DetroitSeptember 26, 2012
Thousands support Detroit bicycle tour
By Sara Kandel
C & G Staff Writer
Tour de Troit took cyclists through some of Detroit’s historical neighborhoods, up-and-coming communities and downtown on the 30-mile route that started and ended at Roosevelt Park in front of Michigan Central Station.
DETROIT — Thousands of cyclists from around the metro Detroit area took to the streets of the Motor City for the 11th annual Tour de Troit Sept. 15.
More than 5,500 cyclists toured the city in a 30-mile course that traveled from southwest Detroit to Belle Isle and back, in a not-so-direct route that took riders through residential neighborhoods and the downtown area before ending where it started at Roosevelt Park.
For some, the excursion into the city was a first-time event in itself.
“It was such a great experience to experience firsthand going down these streets, and being able to do it on a bike, so you can look at things slowly and precisely,” said Rosie Priester, of St. Clair Shores. “It was just amazing — all the beautiful homes throughout Indian Village — I was so shocked. It’s beautiful. Everyone was so friendly. Everyone was on their front porch waving.”
“I’ve only been to Detroit one time before,” said cyclist Adam Wright, a Texas native studying law at the University of Michigan.
For avid cyclists, the event serves as a great way to push forward a hobby to which they’re already dedicated. It costs $40 to register in advance, and $65 to register the morning of, and all the proceeds go to creating bike paths and greenways in Detroit.
With a record turnout, this could be the event’s most successful year.
“It started with 24 riders, and the idea was just to talk about how non-motorized transportation is really simple to do in the city and how it’s really important for a healthy city,” said Vittoria Katanski, co-director of Tour de Troit. “We’ve developed up to 5,500 riders this year, up from 4,400 last year.”
The final numbers aren’t in yet, but even with the massive turnout, event organizers aren’t sure what profits will be like this year, because this year, for the first time ever, the event featured a closed route.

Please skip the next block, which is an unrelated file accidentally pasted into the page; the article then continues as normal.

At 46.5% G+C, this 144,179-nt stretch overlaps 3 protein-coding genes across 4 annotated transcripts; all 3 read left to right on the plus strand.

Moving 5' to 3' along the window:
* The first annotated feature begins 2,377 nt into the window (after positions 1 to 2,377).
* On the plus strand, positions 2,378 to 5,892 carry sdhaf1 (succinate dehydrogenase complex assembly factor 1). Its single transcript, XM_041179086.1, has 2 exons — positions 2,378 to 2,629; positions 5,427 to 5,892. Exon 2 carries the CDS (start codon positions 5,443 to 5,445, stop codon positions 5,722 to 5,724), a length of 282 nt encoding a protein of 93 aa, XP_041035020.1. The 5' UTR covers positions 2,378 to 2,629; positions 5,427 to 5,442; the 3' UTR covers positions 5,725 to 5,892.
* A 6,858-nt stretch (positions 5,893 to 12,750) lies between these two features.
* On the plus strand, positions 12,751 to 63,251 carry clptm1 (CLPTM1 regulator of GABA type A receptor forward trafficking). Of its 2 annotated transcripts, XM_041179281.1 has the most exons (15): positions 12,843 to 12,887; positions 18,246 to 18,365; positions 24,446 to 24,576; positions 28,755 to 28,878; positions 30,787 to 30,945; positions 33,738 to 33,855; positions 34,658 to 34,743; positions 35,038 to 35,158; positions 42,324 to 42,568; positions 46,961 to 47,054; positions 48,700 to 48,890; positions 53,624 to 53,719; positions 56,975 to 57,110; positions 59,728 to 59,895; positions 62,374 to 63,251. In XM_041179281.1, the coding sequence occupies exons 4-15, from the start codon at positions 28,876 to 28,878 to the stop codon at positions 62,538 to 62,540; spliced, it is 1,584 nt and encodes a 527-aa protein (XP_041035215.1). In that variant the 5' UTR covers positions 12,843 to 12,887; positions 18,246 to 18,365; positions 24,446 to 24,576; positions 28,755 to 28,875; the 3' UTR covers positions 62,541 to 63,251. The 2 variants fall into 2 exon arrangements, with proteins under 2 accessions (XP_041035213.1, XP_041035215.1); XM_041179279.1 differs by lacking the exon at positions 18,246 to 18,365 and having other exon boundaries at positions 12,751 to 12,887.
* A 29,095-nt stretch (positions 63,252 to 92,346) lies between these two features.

“The roads are closed to cars, so people can ride a little faster,” Katanski said.
Officers from the Detroit Police Department put up barricades along the route and directed traffic throughout the duration of the event, allowing cyclist to rule the road.
“There’s something really special being able to take up a whole road and ride in places you’ve never been before,” said cyclist Ben Clark, of Ann Arbor, who was partaking in the metric course, a 60-mile route reserved for a couple of hundred experienced riders.
Clark is an experienced cyclist, having ridden across Iowa for kicks a couple of summers ago. For him, 60 miles isn’t anything new, but he’s forced to take a break to help a friend fix a tire flattened by a broken piece of glass.
“This is really cool, but there are some roads that are like an obstacle course, trying to dodge things on your bike,” Clark said.
Even for experienced riders Detroit can have some pretty rough terrain, but that’s all the more reason to be riding.
In the decade since it started, the event has raised $120,000 to forward its mission of creating bike paths around Detroit.
“The money we’ve raised has gone towards 17.2 miles of bike lanes throughout southwest Detroit,” said Kelli Kavanaugh, a co-director of Tour de Troit.
“This year funds will go towards the GREEN Path Course — a developing system of bike lanes throughout the east side from the Dequindre Cut to Kercheval to West Village and Indian Village; the Belt Line, which runs from the Uniroyal site north to Mack; and an East Jefferson bike path.”
There isn’t a single source for information on them, but www. southwestdetroit.com has information on lines in that area, and thevillagesofdetroit.com has information on the upcoming east side greenways.
While still in the process of wrapping up the 11th annual Tour de Troit, event coordinators have already begun work on next year’s event — slated for Sept. 21, 2013. Registration will open in January and run through the day of the event.
For both the diehards and the new fans, next September can’t come soon enough.
“This is our second year, and we’ll definitely be back again,” said David Carris, 42, of Warren.
“This is our first time, and we are so excited to be here,” said 54-year-old Molly Mech, of Grosse Ile, who was riding a tandem bike with her husband. “We loved it, loved it, loved it, loved it. We decided we want to try and be in the planning committee next year. We love it that much.”
“It’s just one of those events that people love,” said Kavanaugh. “It’s a lot of fun, and it’s unique for an event to fundraise for infrastructure.”
For more information on Tour de Troit, visit www.tour-de-troit.org.